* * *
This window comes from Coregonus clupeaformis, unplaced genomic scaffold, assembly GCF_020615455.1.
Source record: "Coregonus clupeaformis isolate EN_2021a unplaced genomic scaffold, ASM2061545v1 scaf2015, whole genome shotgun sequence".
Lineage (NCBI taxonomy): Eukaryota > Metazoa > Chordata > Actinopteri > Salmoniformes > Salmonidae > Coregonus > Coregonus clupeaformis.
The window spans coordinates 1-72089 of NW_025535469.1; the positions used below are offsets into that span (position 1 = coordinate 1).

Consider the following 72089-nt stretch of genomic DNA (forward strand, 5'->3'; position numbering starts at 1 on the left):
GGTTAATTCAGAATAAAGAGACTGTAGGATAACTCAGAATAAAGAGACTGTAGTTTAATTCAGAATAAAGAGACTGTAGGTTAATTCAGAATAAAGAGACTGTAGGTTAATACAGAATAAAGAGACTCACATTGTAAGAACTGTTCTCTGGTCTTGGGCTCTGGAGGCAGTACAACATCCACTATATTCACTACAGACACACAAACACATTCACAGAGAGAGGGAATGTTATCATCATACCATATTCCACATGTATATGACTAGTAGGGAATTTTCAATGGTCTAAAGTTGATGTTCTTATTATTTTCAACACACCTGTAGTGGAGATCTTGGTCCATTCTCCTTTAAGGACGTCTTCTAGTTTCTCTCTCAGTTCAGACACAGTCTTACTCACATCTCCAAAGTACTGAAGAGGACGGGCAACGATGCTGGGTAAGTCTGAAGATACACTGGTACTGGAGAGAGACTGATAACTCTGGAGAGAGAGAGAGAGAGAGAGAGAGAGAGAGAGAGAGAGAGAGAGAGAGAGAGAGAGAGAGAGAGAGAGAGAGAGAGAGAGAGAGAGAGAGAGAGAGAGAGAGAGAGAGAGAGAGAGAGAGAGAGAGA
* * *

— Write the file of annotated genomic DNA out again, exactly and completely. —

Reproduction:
This window comes from Coregonus clupeaformis, unplaced genomic scaffold, assembly GCF_020615455.1.
Source record: "Coregonus clupeaformis isolate EN_2021a unplaced genomic scaffold, ASM2061545v1 scaf2015, whole genome shotgun sequence".
Lineage (NCBI taxonomy): Eukaryota > Metazoa > Chordata > Actinopteri > Salmoniformes > Salmonidae > Coregonus > Coregonus clupeaformis.
The window spans coordinates 1-72089 of NW_025535469.1; the positions used below are offsets into that span (position 1 = coordinate 1).

Consider the following 72089-nt stretch of genomic DNA (forward strand, 5'->3'; position numbering starts at 1 on the left):
GGTTAATTCAGAATAAAGAGACTGTAGGATAACTCAGAATAAAGAGACTGTAGTTTAATTCAGAATAAAGAGACTGTAGGTTAATTCAGAATAAAGAGACTGTAGGTTAATACAGAATAAAGAGACTCACATTGTAAGAACTGTTCTCTGGTCTTGGGCTCTGGAGGCAGTACAACATCCACTATATTCACTACAGACACACAAACACATTCACAGAGAGAGGGAATGTTATCATCATACCATATTCCACATGTATATGACTAGTAGGGAATTTTCAATGGTCTAAAGTTGATGTTCTTATTATTTTCAACACACCTGTAGTGGAGATCTTGGTCCATTCTCCTTTAAGGACGTCTTCTAGTTTCTCTCTCAGTTCAGACACAGTCTTACTCACATCTCCAAAGTACTGAAGAGGACGGGCAACGATGCTGGGTAAGTCTGAAGATACACTGGTACTGGAGAGAGACTGATAACTCTGGAGAGAGAGAGAGAGAGAGAGAGAGAGAGAGAGAGAGAGAGAGAGAGAGAGAGAGAGAGAGAGAGAGAGAGAGAGAGAGAGAGAGAGAGAGAGAGAGAGAGAGAGAGAGAGAGAGAGAGAGAGAGAGA